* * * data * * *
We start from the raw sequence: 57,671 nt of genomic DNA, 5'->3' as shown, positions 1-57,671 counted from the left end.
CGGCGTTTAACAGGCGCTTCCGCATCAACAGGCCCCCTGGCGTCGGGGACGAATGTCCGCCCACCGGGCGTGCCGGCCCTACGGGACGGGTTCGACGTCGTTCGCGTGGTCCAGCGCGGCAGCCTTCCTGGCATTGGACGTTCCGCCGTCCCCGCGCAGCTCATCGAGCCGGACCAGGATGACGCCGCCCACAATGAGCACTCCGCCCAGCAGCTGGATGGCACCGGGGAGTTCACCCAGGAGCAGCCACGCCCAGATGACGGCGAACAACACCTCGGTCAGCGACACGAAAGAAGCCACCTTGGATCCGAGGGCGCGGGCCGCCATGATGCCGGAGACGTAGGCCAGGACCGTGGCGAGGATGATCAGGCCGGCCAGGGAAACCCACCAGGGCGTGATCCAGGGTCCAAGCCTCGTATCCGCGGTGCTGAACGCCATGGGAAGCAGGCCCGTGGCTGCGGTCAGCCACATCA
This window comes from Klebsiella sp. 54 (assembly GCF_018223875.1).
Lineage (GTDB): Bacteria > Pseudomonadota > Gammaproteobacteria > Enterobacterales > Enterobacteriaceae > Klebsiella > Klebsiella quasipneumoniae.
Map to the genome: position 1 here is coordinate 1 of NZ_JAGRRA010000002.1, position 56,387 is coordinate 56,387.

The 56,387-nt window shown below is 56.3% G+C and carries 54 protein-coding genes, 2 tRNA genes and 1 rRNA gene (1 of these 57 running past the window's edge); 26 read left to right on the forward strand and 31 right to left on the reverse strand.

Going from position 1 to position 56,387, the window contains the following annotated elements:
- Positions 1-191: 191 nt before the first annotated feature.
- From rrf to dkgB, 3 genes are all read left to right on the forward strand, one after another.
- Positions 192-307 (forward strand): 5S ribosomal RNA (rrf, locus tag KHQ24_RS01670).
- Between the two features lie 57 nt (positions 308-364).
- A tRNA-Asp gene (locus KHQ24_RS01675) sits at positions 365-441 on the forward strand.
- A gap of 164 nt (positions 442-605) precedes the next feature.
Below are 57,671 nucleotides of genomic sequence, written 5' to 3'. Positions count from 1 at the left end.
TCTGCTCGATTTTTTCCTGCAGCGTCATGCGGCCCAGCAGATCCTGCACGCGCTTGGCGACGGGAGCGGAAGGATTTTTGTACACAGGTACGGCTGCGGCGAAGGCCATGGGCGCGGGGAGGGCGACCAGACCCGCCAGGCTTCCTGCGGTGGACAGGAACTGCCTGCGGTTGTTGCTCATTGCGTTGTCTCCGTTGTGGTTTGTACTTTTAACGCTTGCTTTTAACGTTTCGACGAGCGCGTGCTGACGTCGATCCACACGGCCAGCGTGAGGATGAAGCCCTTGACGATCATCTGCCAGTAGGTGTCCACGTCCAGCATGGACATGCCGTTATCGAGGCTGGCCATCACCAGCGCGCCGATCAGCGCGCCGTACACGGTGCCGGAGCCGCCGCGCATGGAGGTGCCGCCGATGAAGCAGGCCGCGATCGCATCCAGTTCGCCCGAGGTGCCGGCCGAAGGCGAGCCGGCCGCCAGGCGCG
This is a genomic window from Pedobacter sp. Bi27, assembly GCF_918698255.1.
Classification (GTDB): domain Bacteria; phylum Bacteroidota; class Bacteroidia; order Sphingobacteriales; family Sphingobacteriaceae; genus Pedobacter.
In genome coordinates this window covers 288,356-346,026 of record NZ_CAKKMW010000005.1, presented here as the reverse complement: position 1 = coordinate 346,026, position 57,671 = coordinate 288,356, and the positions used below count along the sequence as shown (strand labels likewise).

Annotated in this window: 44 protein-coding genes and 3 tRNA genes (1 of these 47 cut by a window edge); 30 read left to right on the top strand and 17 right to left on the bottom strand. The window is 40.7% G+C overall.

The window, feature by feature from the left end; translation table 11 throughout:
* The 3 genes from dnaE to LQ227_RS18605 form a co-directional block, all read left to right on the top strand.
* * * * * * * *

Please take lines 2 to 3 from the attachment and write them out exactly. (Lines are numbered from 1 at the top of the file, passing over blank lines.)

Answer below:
CGGCGTTTAACAGGCGCTTCCGCATCAACAGGCCCCCTGGCGTCGGGGACGAATGTCCGCCCACCGGGCGTGCCGGCCCTACGGGACGGGTTCGACGTCGTTCGCGTGGTCCAGCGCGGCAGCCTTCCTGGCATTGGACGTTCCGCCGTCCCCGCGCAGCTCATCGAGCCGGACCAGGATGACGCCGCCCACAATGAGCACTCCGCCCAGCAGCTGGATGGCACCGGGGAGTTCACCCAGGAGCAGCCACGCCCAGATGACGGCGAACAACACCTCGGTCAGCGACACGAAAGAAGCCACCTTGGATCCGAGGGCGCGGGCCGCCATGATGCCGGAGACGTAGGCCAGGACCGTGGCGAGGATGATCAGGCCGGCCAGGGAAACCCACCAGGGCGTGATCCAGGGTCCAAGCCTCGTATCCGCGGTGCTGAACGCCATGGGAAGCAGGCCCGTGGCTGCGGTCAGCCACATCA
This window comes from Klebsiella sp. 54 (assembly GCF_018223875.1).